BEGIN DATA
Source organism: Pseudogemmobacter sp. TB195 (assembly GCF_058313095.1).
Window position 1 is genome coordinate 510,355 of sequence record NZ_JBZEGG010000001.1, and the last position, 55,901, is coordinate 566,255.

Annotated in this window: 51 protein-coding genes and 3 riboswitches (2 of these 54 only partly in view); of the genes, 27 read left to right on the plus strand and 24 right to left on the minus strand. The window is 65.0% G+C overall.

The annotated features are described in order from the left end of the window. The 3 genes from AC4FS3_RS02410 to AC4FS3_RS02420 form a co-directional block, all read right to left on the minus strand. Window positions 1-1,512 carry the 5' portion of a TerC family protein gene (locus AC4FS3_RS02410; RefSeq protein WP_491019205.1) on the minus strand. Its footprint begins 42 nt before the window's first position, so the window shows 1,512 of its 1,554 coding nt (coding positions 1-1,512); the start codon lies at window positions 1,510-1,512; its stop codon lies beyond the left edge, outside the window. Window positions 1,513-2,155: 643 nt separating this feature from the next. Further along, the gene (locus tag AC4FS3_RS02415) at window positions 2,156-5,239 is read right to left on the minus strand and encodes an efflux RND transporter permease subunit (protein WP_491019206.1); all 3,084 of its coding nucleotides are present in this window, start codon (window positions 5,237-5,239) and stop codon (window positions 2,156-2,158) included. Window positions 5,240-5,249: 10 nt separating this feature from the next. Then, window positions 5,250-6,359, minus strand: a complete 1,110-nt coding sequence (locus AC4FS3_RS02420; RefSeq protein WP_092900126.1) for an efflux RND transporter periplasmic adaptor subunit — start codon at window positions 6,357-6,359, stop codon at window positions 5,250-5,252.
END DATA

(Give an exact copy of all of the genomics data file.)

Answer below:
Source organism: Pseudogemmobacter sp. TB195 (assembly GCF_058313095.1).
Window position 1 is genome coordinate 510,355 of sequence record NZ_JBZEGG010000001.1, and the last position, 55,901, is coordinate 566,255.

Annotated in this window: 51 protein-coding genes and 3 riboswitches (2 of these 54 only partly in view); of the genes, 27 read left to right on the plus strand and 24 right to left on the minus strand. The window is 65.0% G+C overall.

The annotated features are described in order from the left end of the window. The 3 genes from AC4FS3_RS02410 to AC4FS3_RS02420 form a co-directional block, all read right to left on the minus strand. Window positions 1-1,512 carry the 5' portion of a TerC family protein gene (locus AC4FS3_RS02410; RefSeq protein WP_491019205.1) on the minus strand. Its footprint begins 42 nt before the window's first position, so the window shows 1,512 of its 1,554 coding nt (coding positions 1-1,512); the start codon lies at window positions 1,510-1,512; its stop codon lies beyond the left edge, outside the window. Window positions 1,513-2,155: 643 nt separating this feature from the next. Further along, the gene (locus tag AC4FS3_RS02415) at window positions 2,156-5,239 is read right to left on the minus strand and encodes an efflux RND transporter permease subunit (protein WP_491019206.1); all 3,084 of its coding nucleotides are present in this window, start codon (window positions 5,237-5,239) and stop codon (window positions 2,156-2,158) included. Window positions 5,240-5,249: 10 nt separating this feature from the next. Then, window positions 5,250-6,359, minus strand: a complete 1,110-nt coding sequence (locus AC4FS3_RS02420; RefSeq protein WP_092900126.1) for an efflux RND transporter periplasmic adaptor subunit — start codon at window positions 6,357-6,359, stop codon at window positions 5,250-5,252.